Alternate concepts of METRE are illustrated in FIG. 4. The 2-cylinder METRE 50 shows the simplest type design and may be used for either an "open" or "closed" cycle. The 8-cylinder METRE concept 51 is an attractive concept for a helium system where many low pressure ratio stages (Pr =2 to 3) are required to achieve high efficiency cycles.
Another feature of METRE is that the turbocharger and reciprocating engine can each operate at or near optimum speed to achieve maximum efficiency. This speed corresponds to the optimum specific speed of the units and is defined as:
Q-volume flow rate (inlet/exit)
Specific speed as defined above is an aerodynamic flow parameter of rotating and positive displacement machinery and the corresponding efficiency is presented in FIG. 5. FIG. 5 illustrates that the maximum efficiency (˜90%) for rotating machinery 55 56 has an optimum specific speed (Ns ˜200) while that for reciprocating piston type 57 remains constant (80%) over a specified range (Ns ˜0.2 to 0.3). Thus, the speed of multi-stage rotating machinery should increase with increasing pressure (since volume flow rate decreases) while that for reciprocating machinery can remain constant over a wide range of pressures for maximum cycle efficiency.
The basic characteristic of a Modified Ericsson cycle for four stages of compression 60 is shown in FIG. 6 on a temperature-entropy diagram. The number of compressions may vary from 2 to greater than 4 stages, however, the gain in efficiency becomes incrementally smaller as the number of stages increase. When only a single stage is used, the cycle is called a Brayton cycle; that may or may not have regeneration. A universal efficiency equation 61 for all these cycles is included in FIG. 6. A close examination of the input power equation 62 shows that as the number of stages increases, the regenerator effectiveness becomes less critical to the over-all cycle efficiency.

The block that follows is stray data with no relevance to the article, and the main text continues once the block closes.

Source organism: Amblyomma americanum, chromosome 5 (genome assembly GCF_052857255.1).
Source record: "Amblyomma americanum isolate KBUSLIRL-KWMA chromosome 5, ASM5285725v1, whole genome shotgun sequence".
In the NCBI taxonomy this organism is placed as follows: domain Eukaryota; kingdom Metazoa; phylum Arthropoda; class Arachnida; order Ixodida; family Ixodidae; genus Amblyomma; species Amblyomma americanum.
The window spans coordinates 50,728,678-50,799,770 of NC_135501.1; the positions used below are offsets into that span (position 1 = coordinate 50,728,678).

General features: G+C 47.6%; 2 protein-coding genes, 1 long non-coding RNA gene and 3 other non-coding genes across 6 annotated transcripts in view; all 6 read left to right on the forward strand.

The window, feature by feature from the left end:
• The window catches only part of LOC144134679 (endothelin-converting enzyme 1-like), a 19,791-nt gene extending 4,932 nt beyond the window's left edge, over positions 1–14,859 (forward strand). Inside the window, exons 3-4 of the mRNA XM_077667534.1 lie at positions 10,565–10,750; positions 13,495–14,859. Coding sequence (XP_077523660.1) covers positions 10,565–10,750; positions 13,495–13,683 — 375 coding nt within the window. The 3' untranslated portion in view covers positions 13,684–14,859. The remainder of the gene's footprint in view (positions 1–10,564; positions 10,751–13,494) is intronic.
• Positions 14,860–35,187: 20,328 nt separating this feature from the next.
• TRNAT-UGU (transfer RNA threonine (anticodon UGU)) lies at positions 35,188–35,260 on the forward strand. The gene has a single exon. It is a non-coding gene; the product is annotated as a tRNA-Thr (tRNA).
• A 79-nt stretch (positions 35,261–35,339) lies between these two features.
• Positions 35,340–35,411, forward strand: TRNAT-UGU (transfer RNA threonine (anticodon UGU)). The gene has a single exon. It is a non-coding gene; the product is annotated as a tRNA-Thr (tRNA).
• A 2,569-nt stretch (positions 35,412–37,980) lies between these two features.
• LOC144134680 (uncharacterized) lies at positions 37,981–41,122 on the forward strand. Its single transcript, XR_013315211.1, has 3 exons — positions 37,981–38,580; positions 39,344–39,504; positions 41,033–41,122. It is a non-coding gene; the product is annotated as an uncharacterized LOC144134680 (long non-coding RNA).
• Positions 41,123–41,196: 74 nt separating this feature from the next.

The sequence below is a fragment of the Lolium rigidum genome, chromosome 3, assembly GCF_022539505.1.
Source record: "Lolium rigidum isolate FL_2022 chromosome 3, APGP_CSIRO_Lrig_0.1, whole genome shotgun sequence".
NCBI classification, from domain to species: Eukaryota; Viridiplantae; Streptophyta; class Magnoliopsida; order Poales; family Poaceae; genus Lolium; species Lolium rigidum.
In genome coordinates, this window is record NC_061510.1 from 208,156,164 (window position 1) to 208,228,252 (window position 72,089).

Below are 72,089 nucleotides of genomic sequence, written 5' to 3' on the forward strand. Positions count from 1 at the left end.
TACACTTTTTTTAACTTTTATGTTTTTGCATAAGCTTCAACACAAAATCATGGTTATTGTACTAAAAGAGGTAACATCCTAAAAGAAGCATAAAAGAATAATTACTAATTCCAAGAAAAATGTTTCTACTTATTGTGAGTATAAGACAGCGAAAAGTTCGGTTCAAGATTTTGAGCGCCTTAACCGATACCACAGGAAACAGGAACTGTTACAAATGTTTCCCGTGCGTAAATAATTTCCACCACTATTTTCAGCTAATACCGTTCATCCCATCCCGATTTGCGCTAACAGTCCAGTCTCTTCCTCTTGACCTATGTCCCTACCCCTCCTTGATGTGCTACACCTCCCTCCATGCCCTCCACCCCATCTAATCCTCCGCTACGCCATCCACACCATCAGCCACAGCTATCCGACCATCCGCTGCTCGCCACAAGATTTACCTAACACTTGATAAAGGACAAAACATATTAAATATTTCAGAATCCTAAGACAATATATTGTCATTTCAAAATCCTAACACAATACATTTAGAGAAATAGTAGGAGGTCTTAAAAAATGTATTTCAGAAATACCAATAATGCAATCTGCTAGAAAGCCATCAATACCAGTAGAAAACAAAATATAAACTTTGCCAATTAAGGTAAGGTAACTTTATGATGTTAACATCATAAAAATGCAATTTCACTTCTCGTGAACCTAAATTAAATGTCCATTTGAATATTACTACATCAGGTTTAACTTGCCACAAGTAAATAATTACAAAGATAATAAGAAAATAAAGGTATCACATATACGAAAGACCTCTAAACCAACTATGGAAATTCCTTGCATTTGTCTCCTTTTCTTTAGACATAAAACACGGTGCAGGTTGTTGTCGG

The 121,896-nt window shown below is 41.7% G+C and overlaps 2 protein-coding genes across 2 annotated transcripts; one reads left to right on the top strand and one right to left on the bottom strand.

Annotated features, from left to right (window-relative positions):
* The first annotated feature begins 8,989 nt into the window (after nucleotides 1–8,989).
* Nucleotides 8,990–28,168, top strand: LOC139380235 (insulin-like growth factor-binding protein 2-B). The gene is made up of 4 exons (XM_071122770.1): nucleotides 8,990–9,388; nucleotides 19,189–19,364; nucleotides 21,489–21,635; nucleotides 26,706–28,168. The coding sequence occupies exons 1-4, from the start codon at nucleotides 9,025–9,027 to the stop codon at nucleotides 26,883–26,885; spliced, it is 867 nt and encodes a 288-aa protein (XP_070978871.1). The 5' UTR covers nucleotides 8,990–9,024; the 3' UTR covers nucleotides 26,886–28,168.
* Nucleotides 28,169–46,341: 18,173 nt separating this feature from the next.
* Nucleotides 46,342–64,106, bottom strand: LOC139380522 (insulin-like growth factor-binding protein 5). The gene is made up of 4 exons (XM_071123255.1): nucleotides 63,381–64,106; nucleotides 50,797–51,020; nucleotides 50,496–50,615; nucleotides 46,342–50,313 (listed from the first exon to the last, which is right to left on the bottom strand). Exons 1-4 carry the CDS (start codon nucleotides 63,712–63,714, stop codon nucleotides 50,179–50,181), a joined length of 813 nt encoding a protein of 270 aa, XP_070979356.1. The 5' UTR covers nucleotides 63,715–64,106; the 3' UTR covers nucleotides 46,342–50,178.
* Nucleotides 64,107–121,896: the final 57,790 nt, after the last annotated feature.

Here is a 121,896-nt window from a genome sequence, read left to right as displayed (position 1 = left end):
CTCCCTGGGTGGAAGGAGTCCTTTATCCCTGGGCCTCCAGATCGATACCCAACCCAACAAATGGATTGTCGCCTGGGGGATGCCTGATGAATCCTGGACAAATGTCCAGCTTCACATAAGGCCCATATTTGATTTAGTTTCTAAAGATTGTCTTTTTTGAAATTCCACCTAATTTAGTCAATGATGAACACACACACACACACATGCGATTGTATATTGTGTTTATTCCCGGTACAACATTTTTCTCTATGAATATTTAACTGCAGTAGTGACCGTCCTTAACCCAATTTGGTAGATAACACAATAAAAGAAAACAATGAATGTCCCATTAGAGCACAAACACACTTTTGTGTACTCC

Performance characteristics of the Modified Ericsson engine using state-of-the-art technology 62 (turbine temperature of 2600° R), is presented in FIG. 7. These efficiencies 63 64 65 (0.50 to 0.58) are approximately 50% higher than those achievable by current internal combustion gas (0.30) and Diesel (0.40) engines.
Performance characteristics of the engine using lower technology machinery (turbine temperature of 1900° R), would have efficiencies in the 30 to 40 percent range and still remain competitive. Advanced technology machinery, (turbine temperature of 3000° R), increases the efficiency to the 0.55 to 0.65 range; nearly twice current internal combustion gas engine efficiencies.
Another embodiment of this invention applies to refrigeration applications. For illustrative purposes, a four (4) stage METRE 74, FIG. 8, is used for helium liquefication 75. For this application power is not generated and the excess helium flow, not required as drive turbine gas, is tapped-off at the last stage of intercooler output 76. The amount that may be tapped-off 77 is a function of the cycle efficiency 78.